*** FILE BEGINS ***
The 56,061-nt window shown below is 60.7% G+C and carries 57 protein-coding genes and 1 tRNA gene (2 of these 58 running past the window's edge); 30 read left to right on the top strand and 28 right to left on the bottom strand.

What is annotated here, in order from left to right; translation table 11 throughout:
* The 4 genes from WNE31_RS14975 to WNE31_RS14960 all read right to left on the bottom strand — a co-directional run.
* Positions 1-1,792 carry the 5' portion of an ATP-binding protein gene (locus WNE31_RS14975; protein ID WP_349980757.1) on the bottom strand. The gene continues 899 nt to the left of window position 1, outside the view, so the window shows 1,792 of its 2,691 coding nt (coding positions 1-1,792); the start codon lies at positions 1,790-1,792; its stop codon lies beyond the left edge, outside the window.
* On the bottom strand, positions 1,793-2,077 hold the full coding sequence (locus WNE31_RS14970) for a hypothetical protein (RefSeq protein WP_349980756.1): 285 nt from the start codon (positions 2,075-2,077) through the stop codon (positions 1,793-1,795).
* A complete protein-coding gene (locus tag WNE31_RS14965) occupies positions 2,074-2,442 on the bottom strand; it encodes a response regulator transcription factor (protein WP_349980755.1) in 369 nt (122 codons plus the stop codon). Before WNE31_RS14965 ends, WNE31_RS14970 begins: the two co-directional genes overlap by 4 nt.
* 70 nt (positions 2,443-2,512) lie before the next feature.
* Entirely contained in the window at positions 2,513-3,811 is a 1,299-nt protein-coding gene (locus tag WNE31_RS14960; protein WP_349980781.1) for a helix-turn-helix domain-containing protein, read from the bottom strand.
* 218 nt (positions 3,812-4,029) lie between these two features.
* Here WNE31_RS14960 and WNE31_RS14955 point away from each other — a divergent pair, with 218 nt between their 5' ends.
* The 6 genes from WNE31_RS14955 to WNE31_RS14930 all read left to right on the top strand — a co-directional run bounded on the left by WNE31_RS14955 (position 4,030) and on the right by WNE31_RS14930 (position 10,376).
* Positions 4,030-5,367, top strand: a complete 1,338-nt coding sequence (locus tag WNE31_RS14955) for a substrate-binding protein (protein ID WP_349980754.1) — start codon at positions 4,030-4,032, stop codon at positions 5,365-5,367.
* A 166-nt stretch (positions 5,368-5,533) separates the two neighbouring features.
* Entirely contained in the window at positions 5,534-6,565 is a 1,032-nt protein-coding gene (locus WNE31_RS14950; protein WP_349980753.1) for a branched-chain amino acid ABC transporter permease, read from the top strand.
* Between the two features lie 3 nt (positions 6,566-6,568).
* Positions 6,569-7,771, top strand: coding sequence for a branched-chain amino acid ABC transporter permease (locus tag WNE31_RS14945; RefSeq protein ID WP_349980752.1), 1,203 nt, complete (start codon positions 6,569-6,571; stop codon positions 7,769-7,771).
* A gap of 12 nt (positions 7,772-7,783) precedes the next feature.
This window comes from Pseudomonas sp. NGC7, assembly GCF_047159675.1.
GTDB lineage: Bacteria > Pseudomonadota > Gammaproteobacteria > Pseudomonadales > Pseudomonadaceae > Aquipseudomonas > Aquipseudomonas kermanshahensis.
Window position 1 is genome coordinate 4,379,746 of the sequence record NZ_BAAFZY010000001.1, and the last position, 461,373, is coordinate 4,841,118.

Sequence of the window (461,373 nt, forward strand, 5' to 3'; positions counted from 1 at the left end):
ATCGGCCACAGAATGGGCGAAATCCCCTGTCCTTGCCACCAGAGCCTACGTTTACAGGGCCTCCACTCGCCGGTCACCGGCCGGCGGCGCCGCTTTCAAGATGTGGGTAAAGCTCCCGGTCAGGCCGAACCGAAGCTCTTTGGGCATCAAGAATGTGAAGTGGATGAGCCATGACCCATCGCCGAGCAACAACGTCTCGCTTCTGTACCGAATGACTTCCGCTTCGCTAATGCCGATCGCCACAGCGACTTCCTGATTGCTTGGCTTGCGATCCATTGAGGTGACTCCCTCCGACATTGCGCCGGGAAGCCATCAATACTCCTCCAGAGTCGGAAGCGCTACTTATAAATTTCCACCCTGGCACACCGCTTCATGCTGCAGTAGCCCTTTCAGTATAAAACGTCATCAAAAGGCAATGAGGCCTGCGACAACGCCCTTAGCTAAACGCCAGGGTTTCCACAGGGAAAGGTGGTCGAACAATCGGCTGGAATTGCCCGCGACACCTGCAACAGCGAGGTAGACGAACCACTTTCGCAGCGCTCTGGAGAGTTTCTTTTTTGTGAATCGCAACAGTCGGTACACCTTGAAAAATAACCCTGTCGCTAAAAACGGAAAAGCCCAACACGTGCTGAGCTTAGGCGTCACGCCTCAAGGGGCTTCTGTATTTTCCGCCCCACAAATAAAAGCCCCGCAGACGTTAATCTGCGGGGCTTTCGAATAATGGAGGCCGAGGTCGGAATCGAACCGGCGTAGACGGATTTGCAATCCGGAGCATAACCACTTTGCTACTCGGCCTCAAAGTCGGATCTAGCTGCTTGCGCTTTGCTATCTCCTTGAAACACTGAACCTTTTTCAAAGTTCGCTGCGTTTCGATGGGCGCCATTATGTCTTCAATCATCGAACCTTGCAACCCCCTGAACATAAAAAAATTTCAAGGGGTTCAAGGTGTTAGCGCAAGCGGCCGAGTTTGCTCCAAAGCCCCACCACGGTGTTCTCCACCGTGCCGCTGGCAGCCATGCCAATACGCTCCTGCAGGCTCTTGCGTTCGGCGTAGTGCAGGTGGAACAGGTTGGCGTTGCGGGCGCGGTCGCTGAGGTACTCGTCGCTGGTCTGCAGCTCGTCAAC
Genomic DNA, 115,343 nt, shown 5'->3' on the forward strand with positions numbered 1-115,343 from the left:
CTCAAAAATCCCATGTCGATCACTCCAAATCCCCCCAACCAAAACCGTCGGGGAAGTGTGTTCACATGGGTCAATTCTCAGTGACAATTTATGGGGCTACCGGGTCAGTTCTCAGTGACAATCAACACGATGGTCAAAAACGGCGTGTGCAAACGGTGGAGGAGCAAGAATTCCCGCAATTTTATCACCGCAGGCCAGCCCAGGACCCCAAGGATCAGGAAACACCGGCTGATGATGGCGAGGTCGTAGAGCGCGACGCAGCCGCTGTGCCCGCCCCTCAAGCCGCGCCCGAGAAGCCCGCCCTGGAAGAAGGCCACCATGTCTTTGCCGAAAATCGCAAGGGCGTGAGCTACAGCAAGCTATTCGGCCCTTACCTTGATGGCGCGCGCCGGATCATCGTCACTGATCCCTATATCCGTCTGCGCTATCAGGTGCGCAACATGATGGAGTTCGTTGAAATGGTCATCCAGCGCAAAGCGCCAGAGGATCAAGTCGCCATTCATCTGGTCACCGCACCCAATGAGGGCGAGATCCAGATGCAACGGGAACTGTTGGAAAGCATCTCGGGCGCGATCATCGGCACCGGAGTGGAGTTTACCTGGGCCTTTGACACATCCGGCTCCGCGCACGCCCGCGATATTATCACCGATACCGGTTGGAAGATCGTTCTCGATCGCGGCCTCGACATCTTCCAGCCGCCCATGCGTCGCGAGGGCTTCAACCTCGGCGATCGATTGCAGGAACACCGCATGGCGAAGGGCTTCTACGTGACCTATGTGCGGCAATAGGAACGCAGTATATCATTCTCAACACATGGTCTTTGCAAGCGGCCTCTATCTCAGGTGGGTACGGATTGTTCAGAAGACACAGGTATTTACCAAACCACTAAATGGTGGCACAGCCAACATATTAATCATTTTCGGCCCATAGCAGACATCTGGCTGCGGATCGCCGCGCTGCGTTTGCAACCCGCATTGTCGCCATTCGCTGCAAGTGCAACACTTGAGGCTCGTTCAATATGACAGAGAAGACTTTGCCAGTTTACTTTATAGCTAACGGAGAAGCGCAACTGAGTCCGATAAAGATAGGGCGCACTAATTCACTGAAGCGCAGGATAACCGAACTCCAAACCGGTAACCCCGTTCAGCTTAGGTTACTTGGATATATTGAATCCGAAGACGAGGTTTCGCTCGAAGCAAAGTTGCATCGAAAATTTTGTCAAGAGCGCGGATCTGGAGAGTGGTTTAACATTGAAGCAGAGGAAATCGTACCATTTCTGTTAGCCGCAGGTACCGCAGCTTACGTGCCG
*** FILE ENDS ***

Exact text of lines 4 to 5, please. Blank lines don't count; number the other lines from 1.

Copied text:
* Positions 1-1,792 carry the 5' portion of an ATP-binding protein gene (locus WNE31_RS14975; protein ID WP_349980757.1) on the bottom strand. The gene continues 899 nt to the left of window position 1, outside the view, so the window shows 1,792 of its 2,691 coding nt (coding positions 1-1,792); the start codon lies at positions 1,790-1,792; its stop codon lies beyond the left edge, outside the window.
* On the bottom strand, positions 1,793-2,077 hold the full coding sequence (locus WNE31_RS14970) for a hypothetical protein (RefSeq protein WP_349980756.1): 285 nt from the start codon (positions 2,075-2,077) through the stop codon (positions 1,793-1,795).